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|Written by Administrator|
|Tuesday, 30 March 2004 17:00|
A pair of male students at Alden School have been identified as those
responsible for writing threatening language on a bathroom sink at the
school last week.
A pair of male students at Alden School have been identified as those responsible for writing threatening language on a bathroom sink at the school last week.
The message was discovered after school on Friday, March 19 and school officials talked to students and parents about the incident the following Monday. Two days later, a letter accompanied all Alden, Chandler and Duxbury Middle School students indicating that the authors were identified and “appropriate school and legal actions have been taken.”
While she would not comment on the grade level of those involved or the school disciplinary measures, Superintendent Eileen Williams said the pair were identified after Alden Principal Susan Skeiber and Assistant Principal Christopher Trombly spoke with students on Monday morning.
“A number of students spoke with them afterwards and that led them to speak to the two involved,” said Williams, who said they will face “appropriate disciplinary actions.”
Lt. Chip Chubb of the Duxbury Police Department said that the schools contacted his department after the two were identified and that all information on the case has been forwarded to the Plymouth County District Attorney’s Office. Chubb said his agency is awaiting word from the D.A. regarding possible charges against the two students.
Included in Wednesday’s letter to parents from school officials was a note written by one of the students involved that his parents requested be shared with students.
In the note, the student said he “gave into peer pressure” on a dare to write a threat on the sink and apologized for scaring anyone at the school.
“I thought it would be funny to write what I wrote, but it was not funny at all, it was very scary,” the student wrote. “I take full responsibility for my actions because I could have chosen not to do what I did. People do not control me, I do.”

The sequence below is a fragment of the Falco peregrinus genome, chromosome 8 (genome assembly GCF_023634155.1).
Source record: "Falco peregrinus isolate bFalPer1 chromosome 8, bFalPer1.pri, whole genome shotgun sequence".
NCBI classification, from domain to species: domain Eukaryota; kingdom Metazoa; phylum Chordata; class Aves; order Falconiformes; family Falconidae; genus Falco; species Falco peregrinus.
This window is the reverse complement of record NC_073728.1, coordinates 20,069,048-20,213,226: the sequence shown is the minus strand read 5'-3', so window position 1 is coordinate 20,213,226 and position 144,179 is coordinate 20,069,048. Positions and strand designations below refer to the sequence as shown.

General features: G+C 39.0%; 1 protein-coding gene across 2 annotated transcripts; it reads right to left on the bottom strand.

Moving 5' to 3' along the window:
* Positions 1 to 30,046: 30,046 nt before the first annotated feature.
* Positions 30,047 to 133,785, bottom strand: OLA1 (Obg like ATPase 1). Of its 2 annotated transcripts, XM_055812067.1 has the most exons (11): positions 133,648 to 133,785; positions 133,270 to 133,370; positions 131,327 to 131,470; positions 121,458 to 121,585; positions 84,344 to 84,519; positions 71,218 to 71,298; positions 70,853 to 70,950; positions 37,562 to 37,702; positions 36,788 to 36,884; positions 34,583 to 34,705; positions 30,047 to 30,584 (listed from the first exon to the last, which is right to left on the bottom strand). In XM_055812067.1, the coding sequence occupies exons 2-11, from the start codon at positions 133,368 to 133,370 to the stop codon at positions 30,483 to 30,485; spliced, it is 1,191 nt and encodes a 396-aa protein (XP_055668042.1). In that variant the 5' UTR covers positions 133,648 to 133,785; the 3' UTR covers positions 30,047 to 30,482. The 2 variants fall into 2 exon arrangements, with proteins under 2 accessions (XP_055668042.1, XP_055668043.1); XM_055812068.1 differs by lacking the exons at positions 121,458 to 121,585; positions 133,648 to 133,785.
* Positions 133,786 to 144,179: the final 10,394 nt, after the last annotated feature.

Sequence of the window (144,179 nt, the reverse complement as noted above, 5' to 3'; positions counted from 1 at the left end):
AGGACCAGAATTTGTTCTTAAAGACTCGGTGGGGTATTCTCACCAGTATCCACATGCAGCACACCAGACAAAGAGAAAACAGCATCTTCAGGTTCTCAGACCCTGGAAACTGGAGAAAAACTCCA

Williams said that she thought the student’s note could be a lesson for others.
“What you hope is that a student learns something from a poor choice,” she said. “It is clear that this student did and it is wonderful he is able to share what he learned with others. My hope is that what was written will be a topic of conversation at every dinner table in the community.”
The student’s letter was certainly the center of attention at Alden parent Susan Soldi’s home that night.
“It opened up conversation [with my kids] and was a reminder to talk with kids about these things,” she said.
Soldi added that she was somewhat concerned about the incident, mainly because she did not know what exactly was written on the sink, given the minor details on the incident by school officials.
“If it was a swear, that will happen, butÖfor the most part, I don’t know the details, so I was left wondering because the details we were given were vague,” said Soldi.
Other parents who spoke to the Clipper were not as concerned, with one parent who wished to remain anonymous saying because she knew who was involved, she was not concerned.
“My son told me who did it and because I know the kid, I knew it wasn’t a threat and that he wouldn’t follow through on whatever he wrote,” said the parent.
Other parents said they thought this was more of a copycat incident of what has been happening at Duxbury High School than a sincere threat.
“I wasn’t really worried because sometimes kids copy things they see going on,” said parent Erin McCarthy. “I feel bad for the parents [of those involved] because this child didn’t realize what the repercussions would be.”
Williams said she hopes that the lessons learned by students at Alden would carry over to their older counterparts at the high school.
“What that young man talks about [in his note] is taking responsibility for actions and that is part of what we need at the high school,” she said. “That person [making threats] and the people who know about it need to take responsibility in ways that we can resolve this issue.”